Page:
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Royal Army Dental Corps

The Royal Army Dental Corps has taken care of the Army’s dental health for nearly a century and continues to provide high-quality dental care to the Army both in barracks and on operations. Wherever in the world the Army operates, you will find the Dental Officers and Dental Nurses of the RADC.


Our Role

The RADC has developed into a force that provides the highest standards of clinical care to the Army in peacetime and on operations.

The Army is supported on operations by uniformed dental teams that are trained to the required military standards to work alongside their colleagues. It provides and maintains a high level of dental fitness, reducing the number of dental problems experienced by soldiers on the front line.



The Army recruits qualified dentists and dental nurses as well as dental students and unqualified applicants wishing to train as dental nurses.

The RADC has both Regular (full time) and Reserve (part time) elements, so whatever your level of commitment, a career in the Royal Army Dental Corps could be for you.


  1. 1660

    Although the Corps was not formed until 1921, an active military dental service did exist from the 17th Century. In the Regular Army of 1660, musketeers had to have sound incisor and canine teeth in order to be able to open the gunpowder charge. This was the first time the Army had an official dental standard.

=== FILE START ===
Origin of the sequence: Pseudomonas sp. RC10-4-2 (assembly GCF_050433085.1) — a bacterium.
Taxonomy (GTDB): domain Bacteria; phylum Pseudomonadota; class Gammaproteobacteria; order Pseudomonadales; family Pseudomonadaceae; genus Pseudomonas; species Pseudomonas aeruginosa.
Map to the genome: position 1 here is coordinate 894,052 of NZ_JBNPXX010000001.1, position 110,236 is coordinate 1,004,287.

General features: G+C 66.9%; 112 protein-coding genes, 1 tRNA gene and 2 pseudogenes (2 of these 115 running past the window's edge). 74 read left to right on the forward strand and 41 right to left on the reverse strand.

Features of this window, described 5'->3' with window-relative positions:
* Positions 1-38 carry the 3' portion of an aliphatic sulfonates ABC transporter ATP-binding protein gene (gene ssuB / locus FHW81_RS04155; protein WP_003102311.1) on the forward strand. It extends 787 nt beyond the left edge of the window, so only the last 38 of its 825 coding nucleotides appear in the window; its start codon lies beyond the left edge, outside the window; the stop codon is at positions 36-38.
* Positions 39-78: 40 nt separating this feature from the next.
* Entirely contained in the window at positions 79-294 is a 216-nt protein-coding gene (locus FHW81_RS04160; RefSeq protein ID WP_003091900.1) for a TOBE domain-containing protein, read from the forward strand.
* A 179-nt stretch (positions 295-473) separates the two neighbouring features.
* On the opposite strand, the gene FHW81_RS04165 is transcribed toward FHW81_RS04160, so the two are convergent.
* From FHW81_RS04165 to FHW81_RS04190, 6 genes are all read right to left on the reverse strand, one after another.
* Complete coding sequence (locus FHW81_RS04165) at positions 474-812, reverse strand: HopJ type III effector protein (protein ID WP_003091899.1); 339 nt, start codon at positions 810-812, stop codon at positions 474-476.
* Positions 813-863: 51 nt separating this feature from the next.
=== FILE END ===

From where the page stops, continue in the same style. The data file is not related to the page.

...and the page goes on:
2. 1918

    At the start of the war no arrangements had been made for the dental treatment of the vast army that was formed. However, before long British authorities requested that a dozen dentists be sent to service in France, and by 1918 there were around 850.

  3. 1921

    In January 1921 the formation of the Army Dental Corps (ADC) was authorised by Royal Warrant. The Corps served in all Home Commands; the Army of the Rhine, Gibraltar, Egypt, Iraq, Turkey, Burma, India, North China and in the Caribbean.

  4. 1940

    In 1940, dental personnel were attached to field ambulances, casualty clearing stations and general hospitals, providing a vital role. 

  5. 1946

    A Special Army Order was issued on 28th November 1946, approving the change in title to the Royal Army Dental Corps.

  6. Post-War

    Since World War Two, RADC Officers and Soldiers have served in support of operations around the world including the Falklands, the Gulf, Malaya, Korea, Rwanda, Bosnia, Kosovo, Iraq, Afghanistan, and more recently, Sierra Leone in the fight against Ebola.